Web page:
Still, however nasty Wiig’s sketches can be, at least they’re relatable: these evil characters mostly seem like people we’ve known in real life. The Target Lady, a character Wiig created before she joined SNL, is the loud-mouthed retailer who keeps you waiting in line. Even Penelope, Wiig told Women’s Health Magazine, is based on real people she knew who tried to one-up her: “I’d say I was going to get a massage and they’d say, ‘Oh, I’m getting a massage this week.’ ” Viewers might like Wiig because she uses comedy to take down the people we already know and hate; she’s like a sketch comedy counterpart to TV characters like Michael Scott on The Office.
But obnoxious characters, even true-to-life ones, are easier to take in small doses. After Wiig was chosen to host SNL’s Christmas special in character as the unspeakably awful Gilly, there were murmurs of online revolt against her overexposure, and earlier this season, in a list of ways to fix the show, Entertainment Weekly argued that Wiig needs to appear less often: “How can we appreciate the woman if she never leaves the screen?” Even the writer of a Wiig fan blog (kristen-wiig.blogspot.com) admitted she was doing too many solo sketches and that the producers “need to mix it up more.” If they don’t—or if Wiig doesn’t come up with a likeable character or two—there may be more people echoing the sage words of Kathie Lee Gifford: “Can’t she get another job? Go off and do something else?”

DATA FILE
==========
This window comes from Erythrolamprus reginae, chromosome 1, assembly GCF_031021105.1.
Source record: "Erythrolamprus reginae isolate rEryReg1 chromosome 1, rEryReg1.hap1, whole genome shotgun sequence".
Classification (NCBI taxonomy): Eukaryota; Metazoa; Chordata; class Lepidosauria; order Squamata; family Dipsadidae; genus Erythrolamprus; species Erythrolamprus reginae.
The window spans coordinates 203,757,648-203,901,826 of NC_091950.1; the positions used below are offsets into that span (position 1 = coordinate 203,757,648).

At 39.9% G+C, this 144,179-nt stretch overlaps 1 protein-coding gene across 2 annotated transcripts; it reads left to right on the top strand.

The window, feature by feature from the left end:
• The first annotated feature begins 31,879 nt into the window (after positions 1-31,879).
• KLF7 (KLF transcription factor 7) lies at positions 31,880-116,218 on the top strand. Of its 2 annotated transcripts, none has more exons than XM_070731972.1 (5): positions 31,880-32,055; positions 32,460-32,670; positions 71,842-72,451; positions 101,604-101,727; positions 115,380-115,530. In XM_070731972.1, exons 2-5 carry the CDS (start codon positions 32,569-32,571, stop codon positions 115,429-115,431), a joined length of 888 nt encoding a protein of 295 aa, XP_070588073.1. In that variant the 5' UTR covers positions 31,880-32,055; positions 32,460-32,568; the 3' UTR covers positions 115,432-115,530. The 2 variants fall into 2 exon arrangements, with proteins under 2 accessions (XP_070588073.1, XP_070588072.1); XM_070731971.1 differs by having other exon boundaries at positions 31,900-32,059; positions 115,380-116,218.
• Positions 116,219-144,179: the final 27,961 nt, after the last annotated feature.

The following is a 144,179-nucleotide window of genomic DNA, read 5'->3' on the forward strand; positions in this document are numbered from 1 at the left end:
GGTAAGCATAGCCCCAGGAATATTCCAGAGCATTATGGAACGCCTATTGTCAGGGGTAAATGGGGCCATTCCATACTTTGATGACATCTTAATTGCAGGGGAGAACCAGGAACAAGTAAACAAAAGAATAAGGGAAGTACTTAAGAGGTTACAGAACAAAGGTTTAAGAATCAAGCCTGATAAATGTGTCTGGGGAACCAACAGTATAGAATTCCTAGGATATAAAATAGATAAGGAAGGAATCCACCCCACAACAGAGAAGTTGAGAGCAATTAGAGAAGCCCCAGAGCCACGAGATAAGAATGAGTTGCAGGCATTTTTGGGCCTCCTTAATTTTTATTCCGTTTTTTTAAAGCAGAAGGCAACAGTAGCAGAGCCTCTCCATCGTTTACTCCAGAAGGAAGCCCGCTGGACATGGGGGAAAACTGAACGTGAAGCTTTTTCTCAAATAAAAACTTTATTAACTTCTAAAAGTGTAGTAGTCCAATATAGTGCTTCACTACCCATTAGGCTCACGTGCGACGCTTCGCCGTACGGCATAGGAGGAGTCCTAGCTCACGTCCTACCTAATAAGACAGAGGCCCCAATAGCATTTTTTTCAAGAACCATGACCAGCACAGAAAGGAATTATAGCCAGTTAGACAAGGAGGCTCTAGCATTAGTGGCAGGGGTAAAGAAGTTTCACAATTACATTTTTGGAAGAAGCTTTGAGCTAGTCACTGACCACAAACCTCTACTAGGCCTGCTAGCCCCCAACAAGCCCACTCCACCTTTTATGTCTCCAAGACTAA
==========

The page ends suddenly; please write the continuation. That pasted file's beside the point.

Mid-life moms, misconceived babies and stoner misfits: ‘Baby Mama,’ ‘Then She Found Me,’ ‘Harold and Kumar Escape from Guantanamo Bay.’
By Brian D. Johnson - Friday, April 25, 2008 at 11:07 AM - 184 Comments
This weekend offers three comedy options, each occupying a different spot on the sliding scale between credible and preposterous. At the silly end of spectrum, there’s Harold and Kumar Escape from Guantanamo Bay, starring multi-culturalism’s answer to Cheech and Chong. It’s a stoner movie/homeland security satire designed for adolescent boys of all ages. The other two pictures are both romantic comedies from the viewpoint of smart, single, thirtysomething women who are rapidly losing their patience. Then She Found Me is the more mature of the two, and it’s really more of a dramedy, reflecting the angst and edge of its star and progenitor, Helen Hunt, who’s making her directorial debut. Baby Mama, hatched from the ever-percolating talent pool of Saturday Night Live, is a high-concept piece—a test-tube comedy that has its share of laugh-out-loud moments but never escapes the limitations of its sketch-comedy roots. In fact, none of these movies, live up to the talents of the actors involved.
Then She Found Me